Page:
Thursday, January 23, 2020

"Paris 1919"

Wars I have known include the Vietnam War; repeated fighting in Yugoslavia and the Balkans; the 1967, 1973, 1982, and 2006 wars between Israel and various neighbors; the ongoing internal war of Israel with Gaza; the long American conflict in Iraq spilling over into Syria and Iran; conflicts between Turkey, Iran, and the Kurdish  minorities there; sporadic violence between India and Pakistan; and dimly in my memory, the Korean war. Less bloody but pretty dramatic have been the continued anger at Japan by China and Korea for Japan's brutal occupation that ended after World War II; the continuing rivalry between Greece and other countries; and the continuing drama over the former republics of the USSR. Maybe I missed a few!

Diplomatic history is a topic that I would say doesn't interest me at all. I usually concentrate on social and economic history. Nevertheless, I found Margaret MacMillan's book Paris 1919: the Months that Changed the World (published 2002) amazingly readable, relatable, and enjoyable: the very detailed explanation of the post-World War I negotiations among a large number of nations was quite fascinating.  In particular, I learned a lot about the background of all those wars I've read about during my lifetime.

Paris 1919 elucidates the deep connections between those wars I have known and the post World War I settlements. I learned much about the creation of the idea of national self-determination, about the rationale for the national boundaries drawn up for Eastern Europe, about the dissolution and redefinition of the territories of the Ottoman Empire, and about the origins of rivalries and resentments between nations in East Asia. The challenge of dealing with a rapidly changing situation during the Russian Revolution was also critical to the story of the 1919 peace process.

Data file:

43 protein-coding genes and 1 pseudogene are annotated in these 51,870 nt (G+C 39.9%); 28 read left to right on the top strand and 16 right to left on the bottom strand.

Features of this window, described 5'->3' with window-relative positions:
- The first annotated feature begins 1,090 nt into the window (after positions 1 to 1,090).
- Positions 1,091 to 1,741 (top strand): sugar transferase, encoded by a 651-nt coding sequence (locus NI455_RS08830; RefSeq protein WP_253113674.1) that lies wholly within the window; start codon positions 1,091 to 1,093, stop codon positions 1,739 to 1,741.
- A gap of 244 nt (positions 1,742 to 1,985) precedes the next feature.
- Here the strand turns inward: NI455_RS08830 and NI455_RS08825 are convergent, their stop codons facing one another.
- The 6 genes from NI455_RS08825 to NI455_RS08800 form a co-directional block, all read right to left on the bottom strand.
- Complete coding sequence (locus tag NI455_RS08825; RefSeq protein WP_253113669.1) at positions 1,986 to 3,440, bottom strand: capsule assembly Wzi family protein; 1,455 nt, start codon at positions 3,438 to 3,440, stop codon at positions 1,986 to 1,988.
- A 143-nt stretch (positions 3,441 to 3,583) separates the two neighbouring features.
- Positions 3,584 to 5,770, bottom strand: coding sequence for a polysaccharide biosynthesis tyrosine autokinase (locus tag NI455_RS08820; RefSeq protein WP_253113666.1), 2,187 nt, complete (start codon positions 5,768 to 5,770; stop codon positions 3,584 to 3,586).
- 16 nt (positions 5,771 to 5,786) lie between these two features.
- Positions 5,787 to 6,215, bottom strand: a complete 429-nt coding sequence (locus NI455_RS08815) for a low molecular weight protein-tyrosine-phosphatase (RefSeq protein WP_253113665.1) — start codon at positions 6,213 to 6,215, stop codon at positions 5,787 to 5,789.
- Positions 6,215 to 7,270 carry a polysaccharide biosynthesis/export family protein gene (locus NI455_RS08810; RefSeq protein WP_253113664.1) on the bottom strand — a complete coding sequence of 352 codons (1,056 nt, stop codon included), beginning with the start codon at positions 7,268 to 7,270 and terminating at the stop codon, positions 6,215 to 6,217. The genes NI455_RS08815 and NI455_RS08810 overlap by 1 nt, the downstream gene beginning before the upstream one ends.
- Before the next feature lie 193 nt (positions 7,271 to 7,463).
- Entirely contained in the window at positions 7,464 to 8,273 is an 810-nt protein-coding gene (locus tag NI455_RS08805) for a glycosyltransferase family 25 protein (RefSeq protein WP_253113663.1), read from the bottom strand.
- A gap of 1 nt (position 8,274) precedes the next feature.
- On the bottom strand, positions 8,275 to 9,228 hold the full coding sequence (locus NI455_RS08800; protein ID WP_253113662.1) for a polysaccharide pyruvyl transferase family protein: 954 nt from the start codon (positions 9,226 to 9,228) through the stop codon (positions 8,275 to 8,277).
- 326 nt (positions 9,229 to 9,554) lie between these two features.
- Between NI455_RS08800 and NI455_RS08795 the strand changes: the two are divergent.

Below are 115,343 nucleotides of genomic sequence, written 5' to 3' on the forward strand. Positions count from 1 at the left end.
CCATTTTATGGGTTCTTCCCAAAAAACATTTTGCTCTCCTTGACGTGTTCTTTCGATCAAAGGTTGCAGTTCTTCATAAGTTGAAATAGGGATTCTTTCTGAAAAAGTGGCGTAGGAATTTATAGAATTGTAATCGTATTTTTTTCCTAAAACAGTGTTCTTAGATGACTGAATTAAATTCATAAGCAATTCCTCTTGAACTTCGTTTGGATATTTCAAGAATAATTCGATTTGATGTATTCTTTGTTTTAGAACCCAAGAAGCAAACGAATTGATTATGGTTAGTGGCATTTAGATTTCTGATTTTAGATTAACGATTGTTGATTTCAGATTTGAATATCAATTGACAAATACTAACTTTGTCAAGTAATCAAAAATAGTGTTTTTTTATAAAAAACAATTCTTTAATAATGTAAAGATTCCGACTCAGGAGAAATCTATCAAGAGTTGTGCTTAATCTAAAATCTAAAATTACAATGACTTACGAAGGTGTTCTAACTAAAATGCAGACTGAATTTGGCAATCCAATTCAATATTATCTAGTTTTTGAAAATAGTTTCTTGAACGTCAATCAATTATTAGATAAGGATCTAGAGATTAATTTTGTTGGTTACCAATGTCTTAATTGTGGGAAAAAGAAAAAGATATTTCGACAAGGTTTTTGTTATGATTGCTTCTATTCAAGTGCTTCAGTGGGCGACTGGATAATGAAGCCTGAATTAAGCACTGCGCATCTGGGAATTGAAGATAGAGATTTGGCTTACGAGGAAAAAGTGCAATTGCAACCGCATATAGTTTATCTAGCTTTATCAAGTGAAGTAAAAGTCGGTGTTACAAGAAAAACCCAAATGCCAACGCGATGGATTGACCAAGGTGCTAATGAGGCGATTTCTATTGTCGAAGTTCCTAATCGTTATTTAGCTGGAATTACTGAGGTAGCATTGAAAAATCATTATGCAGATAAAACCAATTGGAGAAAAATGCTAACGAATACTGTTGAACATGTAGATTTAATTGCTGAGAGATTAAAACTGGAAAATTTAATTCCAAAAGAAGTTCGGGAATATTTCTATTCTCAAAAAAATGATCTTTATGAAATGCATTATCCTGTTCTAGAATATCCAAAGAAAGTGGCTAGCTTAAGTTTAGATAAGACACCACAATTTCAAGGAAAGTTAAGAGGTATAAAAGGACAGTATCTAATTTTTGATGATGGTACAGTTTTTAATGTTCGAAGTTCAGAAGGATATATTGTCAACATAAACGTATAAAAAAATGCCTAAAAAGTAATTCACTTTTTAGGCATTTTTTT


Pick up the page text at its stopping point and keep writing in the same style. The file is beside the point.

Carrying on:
Obviously the causes of World War II also go back to the World War I contenders and how they made peace. And World War II indisputably had a major impact on the subsequent conflicts. Still, the background and the consequences of the 1919 peace discussions and agreements explain a great deal of recent international politics.

I especially enjoyed Mac Millan's portrayals of the national leaders and diplomats who took part in the peace negotiations. The heads of state and the lesser diplomats, analysts, proponents of nationalist ideals, and other negotiators are all fascinating. Examples are Woodrow Wilson, Georges Clémenceau, David Lloyd George, Jan Smuts, Ferdinand Foch, Arthur Balfour, Chaim Weizmann, T.E. Lawrence, Herbert Hoover, John Maynard Keynes, and many more. I had heard of many of them, but without much detail.

President Woodrow Wilson's presence throughout the negotiations was extremely important. He had proposed a set of goals: Wilson's Fourteen Points, and had also outlined the ideals for the League of Nations, which many countries hoped would preserve the peace after the treaties were signed. I had definitely never read through those 14 points, which specified the future of many of the world's countries -- and trouble spots. I remembered from the little I learned in school about the American refusal to ratify the League of Nations and the overall peace treaty, but this book greatly increased what I know.